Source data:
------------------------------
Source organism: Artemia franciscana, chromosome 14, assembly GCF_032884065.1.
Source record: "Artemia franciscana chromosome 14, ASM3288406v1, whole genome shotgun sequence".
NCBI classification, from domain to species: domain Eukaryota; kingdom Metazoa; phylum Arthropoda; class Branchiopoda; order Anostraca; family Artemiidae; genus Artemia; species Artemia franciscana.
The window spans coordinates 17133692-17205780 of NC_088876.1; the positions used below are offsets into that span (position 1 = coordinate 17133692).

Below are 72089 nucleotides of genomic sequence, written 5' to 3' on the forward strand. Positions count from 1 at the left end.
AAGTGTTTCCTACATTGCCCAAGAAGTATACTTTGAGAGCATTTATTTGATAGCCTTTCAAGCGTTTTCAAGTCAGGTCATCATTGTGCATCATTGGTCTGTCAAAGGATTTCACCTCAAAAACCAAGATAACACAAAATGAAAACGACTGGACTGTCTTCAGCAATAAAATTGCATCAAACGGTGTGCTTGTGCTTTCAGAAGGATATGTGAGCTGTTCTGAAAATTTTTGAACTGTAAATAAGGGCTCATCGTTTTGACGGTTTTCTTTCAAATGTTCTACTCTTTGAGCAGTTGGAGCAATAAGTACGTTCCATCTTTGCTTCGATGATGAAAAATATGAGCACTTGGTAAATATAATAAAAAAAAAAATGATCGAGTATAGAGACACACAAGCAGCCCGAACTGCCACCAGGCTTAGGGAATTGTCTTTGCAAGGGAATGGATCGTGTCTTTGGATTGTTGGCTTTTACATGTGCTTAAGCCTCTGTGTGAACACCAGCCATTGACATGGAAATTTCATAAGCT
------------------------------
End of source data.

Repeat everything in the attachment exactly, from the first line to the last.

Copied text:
Source organism: Artemia franciscana, chromosome 14, assembly GCF_032884065.1.
Source record: "Artemia franciscana chromosome 14, ASM3288406v1, whole genome shotgun sequence".
NCBI classification, from domain to species: domain Eukaryota; kingdom Metazoa; phylum Arthropoda; class Branchiopoda; order Anostraca; family Artemiidae; genus Artemia; species Artemia franciscana.
The window spans coordinates 17133692-17205780 of NC_088876.1; the positions used below are offsets into that span (position 1 = coordinate 17133692).

Below are 72089 nucleotides of genomic sequence, written 5' to 3' on the forward strand. Positions count from 1 at the left end.
AAGTGTTTCCTACATTGCCCAAGAAGTATACTTTGAGAGCATTTATTTGATAGCCTTTCAAGCGTTTTCAAGTCAGGTCATCATTGTGCATCATTGGTCTGTCAAAGGATTTCACCTCAAAAACCAAGATAACACAAAATGAAAACGACTGGACTGTCTTCAGCAATAAAATTGCATCAAACGGTGTGCTTGTGCTTTCAGAAGGATATGTGAGCTGTTCTGAAAATTTTTGAACTGTAAATAAGGGCTCATCGTTTTGACGGTTTTCTTTCAAATGTTCTACTCTTTGAGCAGTTGGAGCAATAAGTACGTTCCATCTTTGCTTCGATGATGAAAAATATGAGCACTTGGTAAATATAATAAAAAAAAAAATGATCGAGTATAGAGACACACAAGCAGCCCGAACTGCCACCAGGCTTAGGGAATTGTCTTTGCAAGGGAATGGATCGTGTCTTTGGATTGTTGGCTTTTACATGTGCTTAAGCCTCTGTGTGAACACCAGCCATTGACATGGAAATTTCATAAGCT